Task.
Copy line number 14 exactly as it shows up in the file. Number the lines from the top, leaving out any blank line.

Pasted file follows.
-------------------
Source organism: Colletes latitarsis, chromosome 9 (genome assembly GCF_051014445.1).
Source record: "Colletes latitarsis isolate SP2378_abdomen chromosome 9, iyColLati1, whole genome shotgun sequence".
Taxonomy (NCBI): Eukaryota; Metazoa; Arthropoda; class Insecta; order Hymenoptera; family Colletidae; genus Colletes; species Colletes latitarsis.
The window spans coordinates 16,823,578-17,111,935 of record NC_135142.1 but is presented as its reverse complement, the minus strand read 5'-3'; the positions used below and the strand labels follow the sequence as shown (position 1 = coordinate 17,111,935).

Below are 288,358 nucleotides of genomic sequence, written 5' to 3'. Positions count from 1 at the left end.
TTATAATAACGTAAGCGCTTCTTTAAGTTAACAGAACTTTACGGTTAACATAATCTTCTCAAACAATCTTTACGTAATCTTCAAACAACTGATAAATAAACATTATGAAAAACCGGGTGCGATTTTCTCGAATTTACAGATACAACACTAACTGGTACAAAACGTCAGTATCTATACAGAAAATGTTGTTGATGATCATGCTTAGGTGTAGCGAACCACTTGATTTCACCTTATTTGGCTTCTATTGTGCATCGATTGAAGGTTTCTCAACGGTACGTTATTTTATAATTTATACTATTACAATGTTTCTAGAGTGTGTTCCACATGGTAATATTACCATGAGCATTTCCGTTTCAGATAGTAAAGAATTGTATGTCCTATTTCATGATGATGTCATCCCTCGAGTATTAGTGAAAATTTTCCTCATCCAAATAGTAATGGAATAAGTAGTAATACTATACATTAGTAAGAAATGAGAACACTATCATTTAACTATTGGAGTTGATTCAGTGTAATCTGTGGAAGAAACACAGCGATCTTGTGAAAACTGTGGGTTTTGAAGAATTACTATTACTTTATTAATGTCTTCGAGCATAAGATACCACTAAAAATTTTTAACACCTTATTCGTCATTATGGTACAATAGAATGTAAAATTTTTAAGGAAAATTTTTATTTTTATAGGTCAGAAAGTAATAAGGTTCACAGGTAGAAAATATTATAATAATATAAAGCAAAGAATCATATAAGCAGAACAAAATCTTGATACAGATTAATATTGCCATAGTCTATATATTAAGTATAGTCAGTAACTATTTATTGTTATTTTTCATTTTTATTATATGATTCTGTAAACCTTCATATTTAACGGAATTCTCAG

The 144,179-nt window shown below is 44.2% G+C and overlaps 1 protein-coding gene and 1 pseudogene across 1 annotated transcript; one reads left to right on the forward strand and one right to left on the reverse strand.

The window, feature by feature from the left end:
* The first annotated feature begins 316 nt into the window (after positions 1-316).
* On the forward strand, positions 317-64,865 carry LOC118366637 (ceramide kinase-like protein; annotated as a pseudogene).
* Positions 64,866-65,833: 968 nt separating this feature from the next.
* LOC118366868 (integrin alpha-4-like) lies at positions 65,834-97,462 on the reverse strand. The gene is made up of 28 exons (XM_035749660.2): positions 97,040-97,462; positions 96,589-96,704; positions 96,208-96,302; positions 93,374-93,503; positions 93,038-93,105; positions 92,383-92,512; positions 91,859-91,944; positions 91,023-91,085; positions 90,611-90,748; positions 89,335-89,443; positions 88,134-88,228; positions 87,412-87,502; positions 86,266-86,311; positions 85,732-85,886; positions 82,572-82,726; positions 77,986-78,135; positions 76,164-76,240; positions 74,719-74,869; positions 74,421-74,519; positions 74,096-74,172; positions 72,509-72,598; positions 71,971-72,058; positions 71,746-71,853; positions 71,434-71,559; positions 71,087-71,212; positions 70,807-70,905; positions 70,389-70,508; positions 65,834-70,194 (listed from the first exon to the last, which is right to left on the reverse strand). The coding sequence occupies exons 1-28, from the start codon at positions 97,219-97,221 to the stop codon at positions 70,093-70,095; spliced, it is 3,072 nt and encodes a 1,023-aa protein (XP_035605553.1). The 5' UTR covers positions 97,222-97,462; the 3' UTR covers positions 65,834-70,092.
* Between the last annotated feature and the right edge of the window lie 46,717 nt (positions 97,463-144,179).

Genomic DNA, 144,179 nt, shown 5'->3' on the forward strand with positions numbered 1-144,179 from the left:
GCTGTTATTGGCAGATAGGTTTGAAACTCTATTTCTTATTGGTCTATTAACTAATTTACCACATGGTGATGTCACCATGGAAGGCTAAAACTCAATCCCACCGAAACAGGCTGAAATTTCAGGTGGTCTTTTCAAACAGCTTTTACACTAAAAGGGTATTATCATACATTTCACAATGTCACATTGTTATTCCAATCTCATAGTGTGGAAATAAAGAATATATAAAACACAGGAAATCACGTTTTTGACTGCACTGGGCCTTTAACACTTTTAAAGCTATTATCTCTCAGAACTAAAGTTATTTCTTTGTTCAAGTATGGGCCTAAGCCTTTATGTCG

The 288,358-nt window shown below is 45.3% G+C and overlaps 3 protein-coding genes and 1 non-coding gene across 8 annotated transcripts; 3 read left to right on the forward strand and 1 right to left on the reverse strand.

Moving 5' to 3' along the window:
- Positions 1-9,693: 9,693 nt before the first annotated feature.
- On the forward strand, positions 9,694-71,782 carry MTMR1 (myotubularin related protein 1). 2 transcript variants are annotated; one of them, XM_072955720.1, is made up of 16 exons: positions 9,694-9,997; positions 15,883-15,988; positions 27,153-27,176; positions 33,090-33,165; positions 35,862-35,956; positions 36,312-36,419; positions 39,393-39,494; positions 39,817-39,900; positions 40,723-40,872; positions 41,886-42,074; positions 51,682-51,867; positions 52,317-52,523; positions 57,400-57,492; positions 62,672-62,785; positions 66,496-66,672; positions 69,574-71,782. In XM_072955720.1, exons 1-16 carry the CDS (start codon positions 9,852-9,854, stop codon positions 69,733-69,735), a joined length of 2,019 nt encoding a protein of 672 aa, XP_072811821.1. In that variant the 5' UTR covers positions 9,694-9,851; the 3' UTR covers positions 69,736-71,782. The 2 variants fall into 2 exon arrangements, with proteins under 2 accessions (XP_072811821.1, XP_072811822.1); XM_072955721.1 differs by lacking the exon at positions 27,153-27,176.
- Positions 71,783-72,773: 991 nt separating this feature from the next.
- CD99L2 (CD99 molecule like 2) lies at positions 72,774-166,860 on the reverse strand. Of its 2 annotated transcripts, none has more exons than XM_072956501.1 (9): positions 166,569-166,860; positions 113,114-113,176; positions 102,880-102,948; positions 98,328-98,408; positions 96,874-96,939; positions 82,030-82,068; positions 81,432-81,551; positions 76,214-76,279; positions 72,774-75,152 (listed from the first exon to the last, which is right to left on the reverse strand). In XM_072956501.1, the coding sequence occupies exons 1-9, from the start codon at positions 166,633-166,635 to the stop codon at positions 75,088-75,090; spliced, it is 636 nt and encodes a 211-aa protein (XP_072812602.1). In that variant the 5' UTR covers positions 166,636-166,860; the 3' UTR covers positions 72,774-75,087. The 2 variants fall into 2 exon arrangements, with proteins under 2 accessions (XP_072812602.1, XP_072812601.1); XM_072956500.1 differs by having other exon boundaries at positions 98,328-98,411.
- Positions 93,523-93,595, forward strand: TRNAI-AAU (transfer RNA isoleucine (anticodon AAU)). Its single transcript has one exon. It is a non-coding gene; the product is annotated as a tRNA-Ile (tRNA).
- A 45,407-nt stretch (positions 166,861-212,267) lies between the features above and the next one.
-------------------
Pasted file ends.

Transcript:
Genomic DNA, 144,179 nt, shown 5'->3' on the forward strand with positions numbered 1-144,179 from the left: